Asian refinery boom to continue - Wood Mackenzie

13 September 2007 20:43  [Source: ICIS news]

SINGAPORE (ICIS news)--The refining industry in Asia is experiencing a boom and the longer term outlook is positive, an official with consultancy Wood Mackenzie said on Thursday.

Satvinder Roopra, head of Asia Pacific Downstream Oil for Wood Mackenzie spoke at the Asia Pacific Petroleum Conference (APPEC) in Singapore.

“Refining margins have been strong globally and this is expected to continue in 2007,” Roopra said. “Rapid capacity expansion is currently underway with significant additions coming onstream in Asia between 2009-2015.”  

The increase in capacity may result in a downturn in refining margins but not a crash, he added

“Current market fundamentals are different from the circumstances leading to the Asian refining industry slowdown in the late 1990s” Roopra said.

World demand is now expected to continue to grow, with Asia - particularly China and India - leading with way. By 2020, Asia will be the world’s largest oil consumer, according to projections.

Wood Mackenzie estimates that by 2010, increases in refining capacity will result in Asia having net surpluses in gasoline, jet and diesel. However, further out, Asia could move into deficit for these key products.

Asia today is balanced for gasoline, Roopra said. However, he forecasts that by 2020, Asia could replace the US as the major net importer of gasoline due principally to increased car ownership.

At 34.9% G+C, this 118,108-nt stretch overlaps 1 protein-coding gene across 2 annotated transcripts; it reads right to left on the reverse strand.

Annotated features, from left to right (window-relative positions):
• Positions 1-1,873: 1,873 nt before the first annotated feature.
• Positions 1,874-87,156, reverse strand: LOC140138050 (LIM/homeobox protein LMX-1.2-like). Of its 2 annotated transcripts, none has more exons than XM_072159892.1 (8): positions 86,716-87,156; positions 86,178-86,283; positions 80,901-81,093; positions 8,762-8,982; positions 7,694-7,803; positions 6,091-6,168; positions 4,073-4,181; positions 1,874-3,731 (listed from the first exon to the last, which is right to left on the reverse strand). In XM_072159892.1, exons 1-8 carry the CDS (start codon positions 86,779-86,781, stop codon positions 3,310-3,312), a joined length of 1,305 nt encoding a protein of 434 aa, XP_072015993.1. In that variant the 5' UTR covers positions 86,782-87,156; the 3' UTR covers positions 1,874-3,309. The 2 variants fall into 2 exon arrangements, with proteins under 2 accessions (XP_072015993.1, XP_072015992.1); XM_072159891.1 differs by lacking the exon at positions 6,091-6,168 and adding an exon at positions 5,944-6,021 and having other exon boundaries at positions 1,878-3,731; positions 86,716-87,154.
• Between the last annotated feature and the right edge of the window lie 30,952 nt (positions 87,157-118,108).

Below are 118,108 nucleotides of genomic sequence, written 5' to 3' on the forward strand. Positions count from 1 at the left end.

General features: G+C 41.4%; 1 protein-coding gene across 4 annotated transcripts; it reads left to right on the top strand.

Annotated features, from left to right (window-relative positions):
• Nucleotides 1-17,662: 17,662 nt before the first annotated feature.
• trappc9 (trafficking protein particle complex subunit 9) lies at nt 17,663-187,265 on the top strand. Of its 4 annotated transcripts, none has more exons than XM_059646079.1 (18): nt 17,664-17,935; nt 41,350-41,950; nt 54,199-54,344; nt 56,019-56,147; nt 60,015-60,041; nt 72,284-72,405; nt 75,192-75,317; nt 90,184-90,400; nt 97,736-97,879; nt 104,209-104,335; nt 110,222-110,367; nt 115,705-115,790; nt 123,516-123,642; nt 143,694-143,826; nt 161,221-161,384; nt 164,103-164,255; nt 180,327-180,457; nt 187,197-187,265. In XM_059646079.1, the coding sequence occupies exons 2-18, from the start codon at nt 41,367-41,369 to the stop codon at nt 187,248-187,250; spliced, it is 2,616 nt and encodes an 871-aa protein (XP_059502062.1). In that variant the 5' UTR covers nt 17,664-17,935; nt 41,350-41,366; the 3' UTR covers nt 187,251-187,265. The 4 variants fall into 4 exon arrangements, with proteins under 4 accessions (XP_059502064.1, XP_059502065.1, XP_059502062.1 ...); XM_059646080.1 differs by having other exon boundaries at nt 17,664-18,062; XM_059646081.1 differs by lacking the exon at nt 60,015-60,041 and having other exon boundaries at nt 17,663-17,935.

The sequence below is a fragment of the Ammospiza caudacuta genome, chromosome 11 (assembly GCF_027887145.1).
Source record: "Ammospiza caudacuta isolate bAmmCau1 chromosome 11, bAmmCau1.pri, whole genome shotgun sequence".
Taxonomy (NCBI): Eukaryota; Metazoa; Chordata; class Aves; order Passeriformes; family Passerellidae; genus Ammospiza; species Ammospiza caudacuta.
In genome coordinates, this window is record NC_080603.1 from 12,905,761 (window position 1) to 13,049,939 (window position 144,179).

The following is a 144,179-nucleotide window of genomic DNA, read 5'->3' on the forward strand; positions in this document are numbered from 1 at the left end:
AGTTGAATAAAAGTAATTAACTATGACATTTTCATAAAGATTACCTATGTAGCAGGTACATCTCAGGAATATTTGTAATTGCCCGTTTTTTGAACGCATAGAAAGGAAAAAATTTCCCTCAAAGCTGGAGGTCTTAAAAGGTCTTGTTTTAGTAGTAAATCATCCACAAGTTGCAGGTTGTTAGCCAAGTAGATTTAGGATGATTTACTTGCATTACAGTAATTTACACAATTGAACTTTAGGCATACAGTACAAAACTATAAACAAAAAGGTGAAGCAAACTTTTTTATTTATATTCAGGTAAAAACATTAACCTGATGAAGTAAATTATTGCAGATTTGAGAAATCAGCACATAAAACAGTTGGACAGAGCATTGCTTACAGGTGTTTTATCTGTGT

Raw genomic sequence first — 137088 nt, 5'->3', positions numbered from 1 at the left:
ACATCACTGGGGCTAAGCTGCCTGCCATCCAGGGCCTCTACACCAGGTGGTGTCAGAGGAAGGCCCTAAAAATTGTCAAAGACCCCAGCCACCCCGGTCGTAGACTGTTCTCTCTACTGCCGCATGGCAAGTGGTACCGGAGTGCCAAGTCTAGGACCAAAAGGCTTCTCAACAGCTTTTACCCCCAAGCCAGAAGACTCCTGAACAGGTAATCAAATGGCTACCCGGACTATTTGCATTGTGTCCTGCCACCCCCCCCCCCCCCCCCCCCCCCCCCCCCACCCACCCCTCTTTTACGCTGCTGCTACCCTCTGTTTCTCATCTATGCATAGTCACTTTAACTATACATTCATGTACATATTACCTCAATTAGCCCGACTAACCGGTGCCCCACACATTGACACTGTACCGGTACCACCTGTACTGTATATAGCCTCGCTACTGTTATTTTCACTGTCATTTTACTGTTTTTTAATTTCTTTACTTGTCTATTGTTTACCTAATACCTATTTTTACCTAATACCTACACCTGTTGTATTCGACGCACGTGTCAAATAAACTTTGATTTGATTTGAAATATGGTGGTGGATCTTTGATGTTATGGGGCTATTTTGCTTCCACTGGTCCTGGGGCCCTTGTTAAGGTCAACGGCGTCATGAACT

Concerns that new refining projects will result in an over supply of oil products in Asia, as happened in the late 1990s, were discounted by Roopra. Wood Mackenzie estimates that only two-thirds of the refining projects announced in Asia and the Middle East will actually get built.

One of the main factors delaying or preventing planned refining developments has been rocketing costs.

Roopra estimated that project costs have doubled since 2002, and said that good contractors were hard to find due to a shortage of skilled labour. Costs have increased dramatically for both labour and raw materials such as steel. Meanwhile, risk premiums and profit margins commanded by contractors who are able to chose the most viable projects, also have risen markedly.

Looking at contributing factors to the successful development of refining facilities in Asia, Roopra noted that although 2006 was a strong year for refiners, some 25% still lost money.

Location was presently the most import factor in refinery profitability. However, in the coming years the complexity of the facilities will increasingly become the overriding issue.

He also noted that with higher benchmark crude prices, there has been a widening price difference between light crude, which yields more gasoline and distillates, and heavy crude which yields more fuel oil. For example, the lighter and more expensive Tapis grade was previously on average around $2-3/bbl more expensive than heavier Dubai crude, but since 2004 this differential has widened to around $8/bbl.

At the same time, not all oil products have kept pace with rising crude costs. There is a widening price differential between more expensive clean products (gasoline and distillates) and cheaper dirty products (fuel oil).

As a consequence, complex refiners, with the ability to process cheaper heavier crude, in good locations will increasingly continue to outperform simple hydro-skimming refiners, which process more expensive light crude.

“It is important for refiners to understand their competitive position,” Roopra concluded. “The best performers will survive and thrive”.


By: James Dennis
+65 6780 4359



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